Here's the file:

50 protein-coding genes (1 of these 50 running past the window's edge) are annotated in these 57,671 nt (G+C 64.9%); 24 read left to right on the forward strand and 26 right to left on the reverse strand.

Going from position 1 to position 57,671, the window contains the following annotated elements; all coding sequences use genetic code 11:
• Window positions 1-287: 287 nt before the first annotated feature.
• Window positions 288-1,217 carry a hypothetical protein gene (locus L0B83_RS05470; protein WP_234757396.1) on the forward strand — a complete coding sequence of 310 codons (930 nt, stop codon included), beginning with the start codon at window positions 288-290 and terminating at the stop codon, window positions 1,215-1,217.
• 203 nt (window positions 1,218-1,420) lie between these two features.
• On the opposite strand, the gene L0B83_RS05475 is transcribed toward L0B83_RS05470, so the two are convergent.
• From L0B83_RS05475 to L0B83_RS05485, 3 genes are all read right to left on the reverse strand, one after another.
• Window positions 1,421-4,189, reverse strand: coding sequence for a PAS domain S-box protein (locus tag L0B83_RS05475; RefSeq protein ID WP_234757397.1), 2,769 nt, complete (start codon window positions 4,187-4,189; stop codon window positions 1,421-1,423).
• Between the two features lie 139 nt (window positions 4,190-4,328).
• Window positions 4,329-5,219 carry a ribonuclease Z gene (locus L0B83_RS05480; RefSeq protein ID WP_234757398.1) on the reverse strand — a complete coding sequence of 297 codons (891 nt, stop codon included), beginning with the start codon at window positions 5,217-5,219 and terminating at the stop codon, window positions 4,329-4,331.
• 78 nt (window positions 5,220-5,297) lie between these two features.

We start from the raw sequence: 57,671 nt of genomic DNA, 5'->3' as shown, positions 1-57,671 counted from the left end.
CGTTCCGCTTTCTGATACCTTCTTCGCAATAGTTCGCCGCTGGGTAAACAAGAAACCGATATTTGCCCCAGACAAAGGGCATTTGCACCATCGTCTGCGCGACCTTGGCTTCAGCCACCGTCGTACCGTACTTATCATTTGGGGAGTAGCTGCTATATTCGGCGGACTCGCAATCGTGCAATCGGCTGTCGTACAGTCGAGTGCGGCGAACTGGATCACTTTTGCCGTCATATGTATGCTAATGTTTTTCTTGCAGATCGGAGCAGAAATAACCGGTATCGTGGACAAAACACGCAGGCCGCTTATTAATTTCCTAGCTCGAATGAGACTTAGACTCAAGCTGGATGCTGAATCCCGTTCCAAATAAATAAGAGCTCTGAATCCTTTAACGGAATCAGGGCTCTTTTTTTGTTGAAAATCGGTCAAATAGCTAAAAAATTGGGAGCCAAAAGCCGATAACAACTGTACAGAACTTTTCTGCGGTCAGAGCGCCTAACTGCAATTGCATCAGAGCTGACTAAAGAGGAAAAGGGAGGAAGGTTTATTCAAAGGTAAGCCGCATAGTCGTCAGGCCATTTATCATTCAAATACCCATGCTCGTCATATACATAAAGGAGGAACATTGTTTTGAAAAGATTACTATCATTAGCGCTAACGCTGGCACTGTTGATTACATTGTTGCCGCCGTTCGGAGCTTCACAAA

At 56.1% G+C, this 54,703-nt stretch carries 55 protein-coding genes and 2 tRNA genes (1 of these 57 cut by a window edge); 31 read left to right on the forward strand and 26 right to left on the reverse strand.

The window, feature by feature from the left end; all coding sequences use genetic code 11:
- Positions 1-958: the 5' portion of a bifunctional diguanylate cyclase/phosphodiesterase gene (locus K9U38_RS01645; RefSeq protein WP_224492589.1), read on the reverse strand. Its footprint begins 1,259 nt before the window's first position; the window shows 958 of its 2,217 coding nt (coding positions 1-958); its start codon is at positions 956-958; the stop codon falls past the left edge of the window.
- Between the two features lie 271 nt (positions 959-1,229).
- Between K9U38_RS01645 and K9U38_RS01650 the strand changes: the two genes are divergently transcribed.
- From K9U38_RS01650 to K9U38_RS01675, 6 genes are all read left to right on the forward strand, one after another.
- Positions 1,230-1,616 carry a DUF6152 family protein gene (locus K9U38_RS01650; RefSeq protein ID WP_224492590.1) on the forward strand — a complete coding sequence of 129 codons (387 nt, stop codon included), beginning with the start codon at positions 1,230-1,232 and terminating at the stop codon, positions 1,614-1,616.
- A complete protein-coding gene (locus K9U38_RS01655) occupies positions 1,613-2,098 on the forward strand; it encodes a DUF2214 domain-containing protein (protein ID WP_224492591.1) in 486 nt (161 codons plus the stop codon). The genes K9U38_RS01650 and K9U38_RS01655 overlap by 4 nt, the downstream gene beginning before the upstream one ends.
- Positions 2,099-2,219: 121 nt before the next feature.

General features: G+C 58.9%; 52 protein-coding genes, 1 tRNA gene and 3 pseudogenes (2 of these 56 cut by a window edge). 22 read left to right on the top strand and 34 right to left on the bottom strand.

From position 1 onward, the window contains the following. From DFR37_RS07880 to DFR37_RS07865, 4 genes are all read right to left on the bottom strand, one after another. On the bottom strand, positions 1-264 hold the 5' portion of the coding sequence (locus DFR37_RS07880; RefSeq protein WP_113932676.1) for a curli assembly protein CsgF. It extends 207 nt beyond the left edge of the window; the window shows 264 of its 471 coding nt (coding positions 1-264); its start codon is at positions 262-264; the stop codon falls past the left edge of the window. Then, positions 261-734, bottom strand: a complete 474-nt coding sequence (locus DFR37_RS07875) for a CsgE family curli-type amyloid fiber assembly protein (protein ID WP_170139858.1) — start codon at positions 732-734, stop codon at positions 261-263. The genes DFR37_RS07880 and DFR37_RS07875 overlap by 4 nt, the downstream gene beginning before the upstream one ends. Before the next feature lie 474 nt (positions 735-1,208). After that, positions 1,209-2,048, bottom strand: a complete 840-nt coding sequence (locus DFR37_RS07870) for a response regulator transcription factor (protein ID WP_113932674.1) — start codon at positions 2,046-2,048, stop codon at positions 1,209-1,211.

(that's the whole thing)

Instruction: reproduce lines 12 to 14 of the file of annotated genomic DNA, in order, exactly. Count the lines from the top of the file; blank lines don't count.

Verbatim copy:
We start from the raw sequence: 57,671 nt of genomic DNA, 5'->3' as shown, positions 1-57,671 counted from the left end.
CGTTCCGCTTTCTGATACCTTCTTCGCAATAGTTCGCCGCTGGGTAAACAAGAAACCGATATTTGCCCCAGACAAAGGGCATTTGCACCATCGTCTGCGCGACCTTGGCTTCAGCCACCGTCGTACCGTACTTATCATTTGGGGAGTAGCTGCTATATTCGGCGGACTCGCAATCGTGCAATCGGCTGTCGTACAGTCGAGTGCGGCGAACTGGATCACTTTTGCCGTCATATGTATGCTAATGTTTTTCTTGCAGATCGGAGCAGAAATAACCGGTATCGTGGACAAAACACGCAGGCCGCTTATTAATTTCCTAGCTCGAATGAGACTTAGACTCAAGCTGGATGCTGAATCCCGTTCCAAATAAATAAGAGCTCTGAATCCTTTAACGGAATCAGGGCTCTTTTTTTGTTGAAAATCGGTCAAATAGCTAAAAAATTGGGAGCCAAAAGCCGATAACAACTGTACAGAACTTTTCTGCGGTCAGAGCGCCTAACTGCAATTGCATCAGAGCTGACTAAAGAGGAAAAGGGAGGAAGGTTTATTCAAAGGTAAGCCGCATAGTCGTCAGGCCATTTATCATTCAAATACCCATGCTCGTCATATACATAAAGGAGGAACATTGTTTTGAAAAGATTACTATCATTAGCGCTAACGCTGGCACTGTTGATTACATTGTTGCCGCCGTTCGGAGCTTCACAAA

At 56.1% G+C, this 54,703-nt stretch carries 55 protein-coding genes and 2 tRNA genes (1 of these 57 cut by a window edge); 31 read left to right on the forward strand and 26 right to left on the reverse strand.